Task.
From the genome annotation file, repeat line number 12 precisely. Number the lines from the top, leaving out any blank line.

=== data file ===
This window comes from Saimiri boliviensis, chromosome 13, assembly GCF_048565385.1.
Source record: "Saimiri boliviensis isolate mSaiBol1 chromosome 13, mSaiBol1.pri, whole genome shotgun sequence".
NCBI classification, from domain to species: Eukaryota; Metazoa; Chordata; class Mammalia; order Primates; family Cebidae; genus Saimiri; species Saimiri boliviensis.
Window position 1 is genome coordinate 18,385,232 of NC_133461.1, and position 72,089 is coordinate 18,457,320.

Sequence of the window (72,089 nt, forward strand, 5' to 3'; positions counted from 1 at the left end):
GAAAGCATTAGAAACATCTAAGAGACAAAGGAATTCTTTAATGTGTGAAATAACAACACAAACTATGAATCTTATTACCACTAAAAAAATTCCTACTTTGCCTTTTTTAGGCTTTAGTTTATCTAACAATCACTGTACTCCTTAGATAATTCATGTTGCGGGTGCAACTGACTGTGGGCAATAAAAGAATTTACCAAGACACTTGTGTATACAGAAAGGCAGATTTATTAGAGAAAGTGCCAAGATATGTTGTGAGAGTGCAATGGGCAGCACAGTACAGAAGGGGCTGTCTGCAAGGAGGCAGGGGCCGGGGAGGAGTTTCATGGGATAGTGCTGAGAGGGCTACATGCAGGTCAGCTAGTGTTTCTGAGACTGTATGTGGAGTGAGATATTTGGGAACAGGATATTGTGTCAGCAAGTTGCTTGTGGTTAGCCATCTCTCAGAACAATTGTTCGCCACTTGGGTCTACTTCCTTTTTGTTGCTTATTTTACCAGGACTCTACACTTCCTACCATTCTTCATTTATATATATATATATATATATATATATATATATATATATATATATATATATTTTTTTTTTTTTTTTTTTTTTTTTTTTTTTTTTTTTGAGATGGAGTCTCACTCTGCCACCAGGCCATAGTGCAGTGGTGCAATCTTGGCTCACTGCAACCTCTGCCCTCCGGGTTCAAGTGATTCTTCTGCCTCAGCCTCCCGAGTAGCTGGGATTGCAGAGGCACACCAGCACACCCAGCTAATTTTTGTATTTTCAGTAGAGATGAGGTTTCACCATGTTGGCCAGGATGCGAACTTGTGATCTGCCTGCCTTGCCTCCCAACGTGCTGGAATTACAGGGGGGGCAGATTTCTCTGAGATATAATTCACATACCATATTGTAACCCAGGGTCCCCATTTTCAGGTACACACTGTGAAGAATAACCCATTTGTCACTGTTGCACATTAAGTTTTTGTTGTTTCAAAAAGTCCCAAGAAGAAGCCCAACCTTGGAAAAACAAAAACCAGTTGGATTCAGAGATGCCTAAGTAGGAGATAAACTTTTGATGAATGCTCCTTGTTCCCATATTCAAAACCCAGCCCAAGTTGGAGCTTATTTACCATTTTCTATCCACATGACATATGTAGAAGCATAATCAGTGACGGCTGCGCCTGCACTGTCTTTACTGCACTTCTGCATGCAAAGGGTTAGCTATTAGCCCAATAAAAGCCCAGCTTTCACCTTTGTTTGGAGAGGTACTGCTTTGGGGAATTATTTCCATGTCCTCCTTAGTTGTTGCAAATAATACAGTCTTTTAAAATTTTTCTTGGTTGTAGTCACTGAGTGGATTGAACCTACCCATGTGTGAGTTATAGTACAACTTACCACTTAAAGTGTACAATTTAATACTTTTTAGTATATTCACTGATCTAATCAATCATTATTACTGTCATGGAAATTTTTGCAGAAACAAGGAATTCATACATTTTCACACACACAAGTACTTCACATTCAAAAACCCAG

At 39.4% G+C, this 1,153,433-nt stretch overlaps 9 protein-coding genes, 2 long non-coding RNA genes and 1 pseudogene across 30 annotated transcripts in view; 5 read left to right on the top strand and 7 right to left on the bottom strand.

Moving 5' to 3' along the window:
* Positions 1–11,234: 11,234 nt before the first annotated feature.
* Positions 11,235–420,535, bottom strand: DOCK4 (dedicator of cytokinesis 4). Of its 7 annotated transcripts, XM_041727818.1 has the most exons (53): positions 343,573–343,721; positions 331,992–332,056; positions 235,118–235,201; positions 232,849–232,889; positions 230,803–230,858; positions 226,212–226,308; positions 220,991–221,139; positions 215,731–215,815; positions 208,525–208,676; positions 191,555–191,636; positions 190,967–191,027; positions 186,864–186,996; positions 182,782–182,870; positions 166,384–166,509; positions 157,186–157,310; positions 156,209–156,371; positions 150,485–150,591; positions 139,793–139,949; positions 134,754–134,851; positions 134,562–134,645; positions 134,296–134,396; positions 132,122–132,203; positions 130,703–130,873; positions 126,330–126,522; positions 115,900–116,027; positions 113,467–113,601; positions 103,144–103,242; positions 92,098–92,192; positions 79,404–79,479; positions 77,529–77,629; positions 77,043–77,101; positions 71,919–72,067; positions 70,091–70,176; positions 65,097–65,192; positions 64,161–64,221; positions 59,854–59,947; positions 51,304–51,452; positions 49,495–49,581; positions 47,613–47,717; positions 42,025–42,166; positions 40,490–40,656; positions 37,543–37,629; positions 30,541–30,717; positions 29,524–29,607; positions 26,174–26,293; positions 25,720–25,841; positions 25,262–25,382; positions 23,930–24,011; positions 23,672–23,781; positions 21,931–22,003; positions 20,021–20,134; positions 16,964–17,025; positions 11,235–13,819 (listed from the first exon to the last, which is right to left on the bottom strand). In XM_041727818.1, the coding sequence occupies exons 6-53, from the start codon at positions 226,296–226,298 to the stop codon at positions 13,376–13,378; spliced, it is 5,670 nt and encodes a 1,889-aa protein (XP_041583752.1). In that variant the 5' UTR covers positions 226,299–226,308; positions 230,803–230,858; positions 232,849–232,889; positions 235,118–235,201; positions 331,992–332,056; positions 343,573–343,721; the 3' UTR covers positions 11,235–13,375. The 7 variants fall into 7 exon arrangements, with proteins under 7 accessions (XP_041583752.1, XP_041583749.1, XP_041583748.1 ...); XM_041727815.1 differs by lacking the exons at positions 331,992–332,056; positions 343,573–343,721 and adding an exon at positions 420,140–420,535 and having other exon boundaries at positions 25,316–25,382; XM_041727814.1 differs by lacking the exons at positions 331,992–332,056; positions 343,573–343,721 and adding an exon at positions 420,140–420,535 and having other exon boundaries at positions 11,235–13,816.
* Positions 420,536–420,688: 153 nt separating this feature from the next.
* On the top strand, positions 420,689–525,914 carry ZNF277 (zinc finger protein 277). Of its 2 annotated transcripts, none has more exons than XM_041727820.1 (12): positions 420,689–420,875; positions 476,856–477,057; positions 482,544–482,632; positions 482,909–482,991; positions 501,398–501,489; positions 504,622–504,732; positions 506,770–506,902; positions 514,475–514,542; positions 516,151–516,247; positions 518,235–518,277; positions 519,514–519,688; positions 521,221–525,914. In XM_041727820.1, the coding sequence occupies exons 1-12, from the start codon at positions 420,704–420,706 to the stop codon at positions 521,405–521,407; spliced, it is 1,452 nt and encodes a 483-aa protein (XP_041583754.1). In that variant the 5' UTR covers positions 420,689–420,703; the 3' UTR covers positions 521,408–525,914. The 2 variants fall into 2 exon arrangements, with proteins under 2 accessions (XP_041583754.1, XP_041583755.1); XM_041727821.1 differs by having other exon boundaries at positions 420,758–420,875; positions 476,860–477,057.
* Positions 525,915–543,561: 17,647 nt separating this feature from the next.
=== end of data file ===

* On the top strand, positions 420,689–525,914 carry ZNF277 (zinc finger protein 277). Of its 2 annotated transcripts, none has more exons than XM_041727820.1 (12): positions 420,689–420,875; positions 476,856–477,057; positions 482,544–482,632; positions 482,909–482,991; positions 501,398–501,489; positions 504,622–504,732; positions 506,770–506,902; positions 514,475–514,542; positions 516,151–516,247; positions 518,235–518,277; positions 519,514–519,688; positions 521,221–525,914. In XM_041727820.1, the coding sequence occupies exons 1-12, from the start codon at positions 420,704–420,706 to the stop codon at positions 521,405–521,407; spliced, it is 1,452 nt and encodes a 483-aa protein (XP_041583754.1). In that variant the 5' UTR covers positions 420,689–420,703; the 3' UTR covers positions 521,408–525,914. The 2 variants fall into 2 exon arrangements, with proteins under 2 accessions (XP_041583754.1, XP_041583755.1); XM_041727821.1 differs by having other exon boundaries at positions 420,758–420,875; positions 476,860–477,057.